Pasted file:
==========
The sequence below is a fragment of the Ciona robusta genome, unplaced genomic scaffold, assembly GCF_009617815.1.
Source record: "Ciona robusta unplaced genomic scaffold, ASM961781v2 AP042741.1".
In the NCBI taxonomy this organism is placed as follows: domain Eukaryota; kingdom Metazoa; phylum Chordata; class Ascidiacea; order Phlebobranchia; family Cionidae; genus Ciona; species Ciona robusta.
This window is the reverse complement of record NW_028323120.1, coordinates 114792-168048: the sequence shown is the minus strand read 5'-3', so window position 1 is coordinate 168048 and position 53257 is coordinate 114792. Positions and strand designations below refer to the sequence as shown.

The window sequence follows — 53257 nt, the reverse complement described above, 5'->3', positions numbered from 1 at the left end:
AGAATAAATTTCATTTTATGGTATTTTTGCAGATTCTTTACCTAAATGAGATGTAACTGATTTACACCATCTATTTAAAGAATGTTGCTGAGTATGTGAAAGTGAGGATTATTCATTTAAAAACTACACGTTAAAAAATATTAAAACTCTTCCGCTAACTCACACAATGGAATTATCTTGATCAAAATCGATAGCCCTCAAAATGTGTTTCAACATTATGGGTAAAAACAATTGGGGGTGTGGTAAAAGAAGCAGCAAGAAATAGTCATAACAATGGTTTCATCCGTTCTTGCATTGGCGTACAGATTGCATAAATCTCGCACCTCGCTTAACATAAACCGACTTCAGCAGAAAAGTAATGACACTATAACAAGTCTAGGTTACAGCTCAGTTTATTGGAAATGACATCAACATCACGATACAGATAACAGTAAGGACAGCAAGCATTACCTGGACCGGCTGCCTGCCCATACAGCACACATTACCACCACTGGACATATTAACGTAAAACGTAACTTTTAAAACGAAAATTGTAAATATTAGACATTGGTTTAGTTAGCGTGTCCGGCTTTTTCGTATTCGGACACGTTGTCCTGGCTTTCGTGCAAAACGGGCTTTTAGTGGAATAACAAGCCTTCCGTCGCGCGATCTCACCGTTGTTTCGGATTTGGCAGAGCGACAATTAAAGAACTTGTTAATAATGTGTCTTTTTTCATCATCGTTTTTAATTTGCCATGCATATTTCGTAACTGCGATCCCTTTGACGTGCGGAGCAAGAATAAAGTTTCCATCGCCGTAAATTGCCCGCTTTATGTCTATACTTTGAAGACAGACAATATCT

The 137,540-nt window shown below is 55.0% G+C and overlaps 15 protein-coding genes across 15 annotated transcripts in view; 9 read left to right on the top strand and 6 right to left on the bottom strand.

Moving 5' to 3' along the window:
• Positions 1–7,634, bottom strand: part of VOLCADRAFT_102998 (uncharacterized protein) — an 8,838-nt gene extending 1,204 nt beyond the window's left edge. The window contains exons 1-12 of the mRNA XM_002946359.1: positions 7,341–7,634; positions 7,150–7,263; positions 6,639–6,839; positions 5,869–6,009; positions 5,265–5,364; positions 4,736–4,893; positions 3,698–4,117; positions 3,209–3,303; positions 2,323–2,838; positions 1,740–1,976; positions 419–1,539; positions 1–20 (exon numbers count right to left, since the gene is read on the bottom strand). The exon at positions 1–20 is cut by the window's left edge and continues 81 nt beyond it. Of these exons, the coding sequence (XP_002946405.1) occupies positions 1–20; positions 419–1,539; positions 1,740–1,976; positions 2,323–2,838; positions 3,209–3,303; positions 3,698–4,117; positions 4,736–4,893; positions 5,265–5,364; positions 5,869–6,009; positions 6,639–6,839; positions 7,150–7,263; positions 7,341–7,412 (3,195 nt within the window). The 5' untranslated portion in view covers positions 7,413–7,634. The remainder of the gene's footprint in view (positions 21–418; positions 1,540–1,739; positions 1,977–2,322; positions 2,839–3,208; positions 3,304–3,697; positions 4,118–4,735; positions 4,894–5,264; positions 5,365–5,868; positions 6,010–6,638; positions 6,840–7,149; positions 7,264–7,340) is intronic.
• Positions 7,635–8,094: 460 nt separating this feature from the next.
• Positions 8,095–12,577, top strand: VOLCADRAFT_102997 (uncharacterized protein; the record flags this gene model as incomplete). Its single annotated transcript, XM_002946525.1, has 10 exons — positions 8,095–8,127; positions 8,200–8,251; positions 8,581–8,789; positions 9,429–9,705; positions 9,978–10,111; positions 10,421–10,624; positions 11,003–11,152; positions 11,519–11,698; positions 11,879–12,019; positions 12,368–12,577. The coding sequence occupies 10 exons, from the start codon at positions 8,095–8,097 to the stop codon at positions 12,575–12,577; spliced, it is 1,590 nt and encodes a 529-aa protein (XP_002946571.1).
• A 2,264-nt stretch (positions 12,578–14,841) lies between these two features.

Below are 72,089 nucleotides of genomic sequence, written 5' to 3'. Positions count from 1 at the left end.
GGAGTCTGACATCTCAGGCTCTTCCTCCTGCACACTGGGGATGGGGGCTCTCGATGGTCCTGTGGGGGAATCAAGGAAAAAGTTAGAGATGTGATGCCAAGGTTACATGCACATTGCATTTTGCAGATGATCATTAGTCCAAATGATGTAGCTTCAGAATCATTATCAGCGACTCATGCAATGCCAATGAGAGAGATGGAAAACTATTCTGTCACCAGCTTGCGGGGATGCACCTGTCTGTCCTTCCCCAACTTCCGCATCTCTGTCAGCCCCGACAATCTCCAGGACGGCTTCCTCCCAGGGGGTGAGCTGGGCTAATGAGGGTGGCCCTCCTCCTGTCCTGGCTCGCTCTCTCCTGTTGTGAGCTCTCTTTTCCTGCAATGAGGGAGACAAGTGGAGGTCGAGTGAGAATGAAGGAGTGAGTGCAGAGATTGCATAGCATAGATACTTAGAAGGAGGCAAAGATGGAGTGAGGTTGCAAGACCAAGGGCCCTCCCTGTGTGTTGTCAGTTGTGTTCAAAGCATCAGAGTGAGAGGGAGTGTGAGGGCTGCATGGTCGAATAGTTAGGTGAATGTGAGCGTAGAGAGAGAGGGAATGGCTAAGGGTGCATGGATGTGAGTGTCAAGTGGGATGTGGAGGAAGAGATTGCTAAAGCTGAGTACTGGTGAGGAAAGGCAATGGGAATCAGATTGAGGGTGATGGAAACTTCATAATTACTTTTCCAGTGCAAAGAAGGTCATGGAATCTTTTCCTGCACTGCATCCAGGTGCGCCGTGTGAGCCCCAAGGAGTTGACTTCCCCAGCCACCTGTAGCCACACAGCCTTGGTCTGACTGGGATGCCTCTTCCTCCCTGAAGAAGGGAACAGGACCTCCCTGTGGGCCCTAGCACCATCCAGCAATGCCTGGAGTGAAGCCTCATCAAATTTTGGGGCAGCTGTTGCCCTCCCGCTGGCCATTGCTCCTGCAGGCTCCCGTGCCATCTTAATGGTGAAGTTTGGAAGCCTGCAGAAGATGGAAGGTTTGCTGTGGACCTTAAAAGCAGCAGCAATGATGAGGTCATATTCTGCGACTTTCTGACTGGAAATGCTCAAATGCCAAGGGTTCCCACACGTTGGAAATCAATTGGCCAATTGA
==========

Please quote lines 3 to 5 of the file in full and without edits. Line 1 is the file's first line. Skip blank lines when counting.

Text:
In the NCBI taxonomy this organism is placed as follows: domain Eukaryota; kingdom Metazoa; phylum Chordata; class Ascidiacea; order Phlebobranchia; family Cionidae; genus Ciona; species Ciona robusta.
This window is the reverse complement of record NW_028323120.1, coordinates 114792-168048: the sequence shown is the minus strand read 5'-3', so window position 1 is coordinate 168048 and position 53257 is coordinate 114792. Positions and strand designations below refer to the sequence as shown.

The window sequence follows — 53257 nt, the reverse complement described above, 5'->3', positions numbered from 1 at the left end: